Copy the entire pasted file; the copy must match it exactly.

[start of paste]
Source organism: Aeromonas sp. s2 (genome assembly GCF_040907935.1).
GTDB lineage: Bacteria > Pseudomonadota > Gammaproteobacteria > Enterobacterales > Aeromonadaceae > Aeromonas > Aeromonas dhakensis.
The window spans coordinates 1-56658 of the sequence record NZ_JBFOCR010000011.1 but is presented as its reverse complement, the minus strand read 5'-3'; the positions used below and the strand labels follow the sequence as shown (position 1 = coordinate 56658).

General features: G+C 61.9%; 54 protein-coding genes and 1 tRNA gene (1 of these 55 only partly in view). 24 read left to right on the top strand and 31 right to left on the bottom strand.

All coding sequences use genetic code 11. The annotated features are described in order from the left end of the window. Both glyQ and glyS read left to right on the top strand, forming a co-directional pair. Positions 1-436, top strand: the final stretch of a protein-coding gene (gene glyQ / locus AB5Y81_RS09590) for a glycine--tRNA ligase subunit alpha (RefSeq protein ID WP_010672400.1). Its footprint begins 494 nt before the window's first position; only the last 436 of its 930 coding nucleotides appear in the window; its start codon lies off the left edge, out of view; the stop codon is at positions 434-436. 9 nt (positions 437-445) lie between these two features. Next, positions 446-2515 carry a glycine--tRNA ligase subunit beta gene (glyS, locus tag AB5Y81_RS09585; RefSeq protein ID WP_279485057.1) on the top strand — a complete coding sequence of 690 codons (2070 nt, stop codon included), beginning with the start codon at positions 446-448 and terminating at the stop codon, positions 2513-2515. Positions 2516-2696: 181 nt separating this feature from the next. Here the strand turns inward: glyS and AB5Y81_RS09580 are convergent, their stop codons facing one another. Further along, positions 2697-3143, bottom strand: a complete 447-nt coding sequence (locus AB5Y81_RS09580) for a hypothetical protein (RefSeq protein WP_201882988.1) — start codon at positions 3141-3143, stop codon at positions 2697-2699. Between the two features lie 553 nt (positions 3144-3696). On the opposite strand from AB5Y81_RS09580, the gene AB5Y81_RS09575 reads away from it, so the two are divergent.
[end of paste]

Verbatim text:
Source organism: Aeromonas sp. s2 (genome assembly GCF_040907935.1).
GTDB lineage: Bacteria > Pseudomonadota > Gammaproteobacteria > Enterobacterales > Aeromonadaceae > Aeromonas > Aeromonas dhakensis.
The window spans coordinates 1-56658 of the sequence record NZ_JBFOCR010000011.1 but is presented as its reverse complement, the minus strand read 5'-3'; the positions used below and the strand labels follow the sequence as shown (position 1 = coordinate 56658).

General features: G+C 61.9%; 54 protein-coding genes and 1 tRNA gene (1 of these 55 only partly in view). 24 read left to right on the top strand and 31 right to left on the bottom strand.

All coding sequences use genetic code 11. The annotated features are described in order from the left end of the window. Both glyQ and glyS read left to right on the top strand, forming a co-directional pair. Positions 1-436, top strand: the final stretch of a protein-coding gene (gene glyQ / locus AB5Y81_RS09590) for a glycine--tRNA ligase subunit alpha (RefSeq protein ID WP_010672400.1). Its footprint begins 494 nt before the window's first position; only the last 436 of its 930 coding nucleotides appear in the window; its start codon lies off the left edge, out of view; the stop codon is at positions 434-436. 9 nt (positions 437-445) lie between these two features. Next, positions 446-2515 carry a glycine--tRNA ligase subunit beta gene (glyS, locus tag AB5Y81_RS09585; RefSeq protein ID WP_279485057.1) on the top strand — a complete coding sequence of 690 codons (2070 nt, stop codon included), beginning with the start codon at positions 446-448 and terminating at the stop codon, positions 2513-2515. Positions 2516-2696: 181 nt separating this feature from the next. Here the strand turns inward: glyS and AB5Y81_RS09580 are convergent, their stop codons facing one another. Further along, positions 2697-3143, bottom strand: a complete 447-nt coding sequence (locus AB5Y81_RS09580) for a hypothetical protein (RefSeq protein WP_201882988.1) — start codon at positions 3141-3143, stop codon at positions 2697-2699. Between the two features lie 553 nt (positions 3144-3696). On the opposite strand from AB5Y81_RS09580, the gene AB5Y81_RS09575 reads away from it, so the two are divergent.